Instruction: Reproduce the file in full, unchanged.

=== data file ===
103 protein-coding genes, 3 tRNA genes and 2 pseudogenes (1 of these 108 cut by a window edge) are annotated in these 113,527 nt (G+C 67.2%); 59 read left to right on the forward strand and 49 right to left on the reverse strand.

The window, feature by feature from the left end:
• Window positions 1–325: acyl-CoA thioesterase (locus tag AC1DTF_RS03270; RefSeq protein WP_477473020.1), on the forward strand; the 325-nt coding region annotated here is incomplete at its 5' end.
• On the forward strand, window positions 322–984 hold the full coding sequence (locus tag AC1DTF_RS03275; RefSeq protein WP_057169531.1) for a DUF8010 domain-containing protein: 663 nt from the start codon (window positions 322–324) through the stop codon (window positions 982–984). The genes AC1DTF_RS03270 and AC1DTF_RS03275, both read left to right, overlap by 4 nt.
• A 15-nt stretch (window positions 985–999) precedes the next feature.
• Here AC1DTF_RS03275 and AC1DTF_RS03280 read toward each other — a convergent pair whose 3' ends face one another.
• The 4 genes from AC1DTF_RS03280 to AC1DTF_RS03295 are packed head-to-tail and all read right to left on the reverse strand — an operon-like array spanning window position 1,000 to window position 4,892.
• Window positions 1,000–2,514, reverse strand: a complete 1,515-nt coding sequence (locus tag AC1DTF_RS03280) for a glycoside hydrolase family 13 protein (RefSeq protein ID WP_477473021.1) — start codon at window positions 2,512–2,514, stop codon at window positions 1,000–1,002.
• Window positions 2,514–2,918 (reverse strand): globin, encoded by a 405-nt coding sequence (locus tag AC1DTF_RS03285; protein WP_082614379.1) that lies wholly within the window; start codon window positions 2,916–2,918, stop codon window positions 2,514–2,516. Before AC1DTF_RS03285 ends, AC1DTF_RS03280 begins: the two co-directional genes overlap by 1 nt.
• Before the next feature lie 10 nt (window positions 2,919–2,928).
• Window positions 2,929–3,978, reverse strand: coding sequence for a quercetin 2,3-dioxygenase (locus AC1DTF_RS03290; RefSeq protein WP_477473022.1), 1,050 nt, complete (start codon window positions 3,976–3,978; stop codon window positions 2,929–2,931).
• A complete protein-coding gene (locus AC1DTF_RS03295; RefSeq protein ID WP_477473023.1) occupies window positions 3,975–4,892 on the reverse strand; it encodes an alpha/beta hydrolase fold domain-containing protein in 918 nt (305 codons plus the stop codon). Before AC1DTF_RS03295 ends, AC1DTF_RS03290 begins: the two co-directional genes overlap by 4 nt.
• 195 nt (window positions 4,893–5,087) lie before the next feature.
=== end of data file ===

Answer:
103 protein-coding genes, 3 tRNA genes and 2 pseudogenes (1 of these 108 cut by a window edge) are annotated in these 113,527 nt (G+C 67.2%); 59 read left to right on the forward strand and 49 right to left on the reverse strand.

The window, feature by feature from the left end:
• Window positions 1–325: acyl-CoA thioesterase (locus tag AC1DTF_RS03270; RefSeq protein WP_477473020.1), on the forward strand; the 325-nt coding region annotated here is incomplete at its 5' end.
• On the forward strand, window positions 322–984 hold the full coding sequence (locus tag AC1DTF_RS03275; RefSeq protein WP_057169531.1) for a DUF8010 domain-containing protein: 663 nt from the start codon (window positions 322–324) through the stop codon (window positions 982–984). The genes AC1DTF_RS03270 and AC1DTF_RS03275, both read left to right, overlap by 4 nt.
• A 15-nt stretch (window positions 985–999) precedes the next feature.
• Here AC1DTF_RS03275 and AC1DTF_RS03280 read toward each other — a convergent pair whose 3' ends face one another.
• The 4 genes from AC1DTF_RS03280 to AC1DTF_RS03295 are packed head-to-tail and all read right to left on the reverse strand — an operon-like array spanning window position 1,000 to window position 4,892.
• Window positions 1,000–2,514, reverse strand: a complete 1,515-nt coding sequence (locus tag AC1DTF_RS03280) for a glycoside hydrolase family 13 protein (RefSeq protein ID WP_477473021.1) — start codon at window positions 2,512–2,514, stop codon at window positions 1,000–1,002.
• Window positions 2,514–2,918 (reverse strand): globin, encoded by a 405-nt coding sequence (locus tag AC1DTF_RS03285; protein WP_082614379.1) that lies wholly within the window; start codon window positions 2,916–2,918, stop codon window positions 2,514–2,516. Before AC1DTF_RS03285 ends, AC1DTF_RS03280 begins: the two co-directional genes overlap by 1 nt.
• Before the next feature lie 10 nt (window positions 2,919–2,928).
• Window positions 2,929–3,978, reverse strand: coding sequence for a quercetin 2,3-dioxygenase (locus AC1DTF_RS03290; RefSeq protein WP_477473022.1), 1,050 nt, complete (start codon window positions 3,976–3,978; stop codon window positions 2,929–2,931).
• A complete protein-coding gene (locus AC1DTF_RS03295; RefSeq protein ID WP_477473023.1) occupies window positions 3,975–4,892 on the reverse strand; it encodes an alpha/beta hydrolase fold domain-containing protein in 918 nt (305 codons plus the stop codon). Before AC1DTF_RS03295 ends, AC1DTF_RS03290 begins: the two co-directional genes overlap by 4 nt.
• 195 nt (window positions 4,893–5,087) lie before the next feature.